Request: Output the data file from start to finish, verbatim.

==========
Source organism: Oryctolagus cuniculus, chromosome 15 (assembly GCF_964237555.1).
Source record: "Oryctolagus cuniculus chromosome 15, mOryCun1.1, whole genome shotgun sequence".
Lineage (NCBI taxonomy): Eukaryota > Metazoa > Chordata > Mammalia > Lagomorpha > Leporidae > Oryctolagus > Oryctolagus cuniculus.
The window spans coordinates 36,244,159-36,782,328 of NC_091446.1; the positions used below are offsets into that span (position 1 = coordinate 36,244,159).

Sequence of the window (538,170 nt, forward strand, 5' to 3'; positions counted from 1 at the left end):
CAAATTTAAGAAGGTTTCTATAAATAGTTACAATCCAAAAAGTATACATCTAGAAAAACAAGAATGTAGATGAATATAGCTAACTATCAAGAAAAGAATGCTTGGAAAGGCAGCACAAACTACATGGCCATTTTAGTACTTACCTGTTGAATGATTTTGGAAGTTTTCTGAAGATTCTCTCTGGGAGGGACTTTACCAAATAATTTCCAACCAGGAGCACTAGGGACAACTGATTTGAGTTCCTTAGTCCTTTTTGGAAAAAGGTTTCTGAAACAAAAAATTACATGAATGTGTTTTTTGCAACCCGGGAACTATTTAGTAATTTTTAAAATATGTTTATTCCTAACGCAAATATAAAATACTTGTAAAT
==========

Source organism: Oryctolagus cuniculus, chromosome 15 (assembly GCF_964237555.1).
Source record: "Oryctolagus cuniculus chromosome 15, mOryCun1.1, whole genome shotgun sequence".
Lineage (NCBI taxonomy): Eukaryota > Metazoa > Chordata > Mammalia > Lagomorpha > Leporidae > Oryctolagus > Oryctolagus cuniculus.
The window spans coordinates 36,244,159-36,782,328 of NC_091446.1; the positions used below are offsets into that span (position 1 = coordinate 36,244,159).

Sequence of the window (538,170 nt, forward strand, 5' to 3'; positions counted from 1 at the left end):
CAAATTTAAGAAGGTTTCTATAAATAGTTACAATCCAAAAAGTATACATCTAGAAAAACAAGAATGTAGATGAATATAGCTAACTATCAAGAAAAGAATGCTTGGAAAGGCAGCACAAACTACATGGCCATTTTAGTACTTACCTGTTGAATGATTTTGGAAGTTTTCTGAAGATTCTCTCTGGGAGGGACTTTACCAAATAATTTCCAACCAGGAGCACTAGGGACAACTGATTTGAGTTCCTTAGTCCTTTTTGGAAAAAGGTTTCTGAAACAAAAAATTACATGAATGTGTTTTTTGCAACCCGGGAACTATTTAGTAATTTTTAAAATATGTTTATTCCTAACGCAAATATAAAATACTTGTAAAT